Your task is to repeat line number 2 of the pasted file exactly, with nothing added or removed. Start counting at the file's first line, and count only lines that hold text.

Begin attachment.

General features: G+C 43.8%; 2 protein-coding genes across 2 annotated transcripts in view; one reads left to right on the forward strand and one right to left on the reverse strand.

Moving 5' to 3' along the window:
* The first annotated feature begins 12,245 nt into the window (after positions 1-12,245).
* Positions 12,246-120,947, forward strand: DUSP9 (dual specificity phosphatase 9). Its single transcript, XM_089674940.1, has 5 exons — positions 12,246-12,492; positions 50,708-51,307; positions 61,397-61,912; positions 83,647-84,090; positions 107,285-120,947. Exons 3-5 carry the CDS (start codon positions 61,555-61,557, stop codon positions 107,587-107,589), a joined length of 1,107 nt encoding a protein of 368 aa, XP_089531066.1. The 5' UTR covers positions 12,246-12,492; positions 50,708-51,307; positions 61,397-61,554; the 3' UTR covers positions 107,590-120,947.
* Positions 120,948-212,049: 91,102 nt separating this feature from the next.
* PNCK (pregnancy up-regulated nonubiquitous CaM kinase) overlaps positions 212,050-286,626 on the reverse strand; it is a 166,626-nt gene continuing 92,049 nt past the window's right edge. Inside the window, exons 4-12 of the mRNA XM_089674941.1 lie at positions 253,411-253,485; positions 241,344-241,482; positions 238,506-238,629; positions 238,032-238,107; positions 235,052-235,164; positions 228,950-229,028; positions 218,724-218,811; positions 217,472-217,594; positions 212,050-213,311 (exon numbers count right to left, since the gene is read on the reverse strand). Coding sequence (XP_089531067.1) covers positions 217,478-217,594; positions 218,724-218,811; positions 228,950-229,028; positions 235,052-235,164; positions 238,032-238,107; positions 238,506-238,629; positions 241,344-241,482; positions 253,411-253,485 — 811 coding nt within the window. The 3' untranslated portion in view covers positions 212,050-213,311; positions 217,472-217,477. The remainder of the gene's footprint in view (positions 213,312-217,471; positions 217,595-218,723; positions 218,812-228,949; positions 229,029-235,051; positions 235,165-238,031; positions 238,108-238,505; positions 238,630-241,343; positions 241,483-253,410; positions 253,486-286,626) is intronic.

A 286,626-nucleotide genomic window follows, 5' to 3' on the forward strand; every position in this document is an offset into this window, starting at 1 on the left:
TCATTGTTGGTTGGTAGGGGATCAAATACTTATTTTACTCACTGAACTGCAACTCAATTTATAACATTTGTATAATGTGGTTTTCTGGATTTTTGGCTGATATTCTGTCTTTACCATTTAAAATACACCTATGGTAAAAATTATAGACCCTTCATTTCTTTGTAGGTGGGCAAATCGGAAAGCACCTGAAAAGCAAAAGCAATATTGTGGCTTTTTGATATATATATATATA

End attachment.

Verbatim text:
Moving 5' to 3' along the window: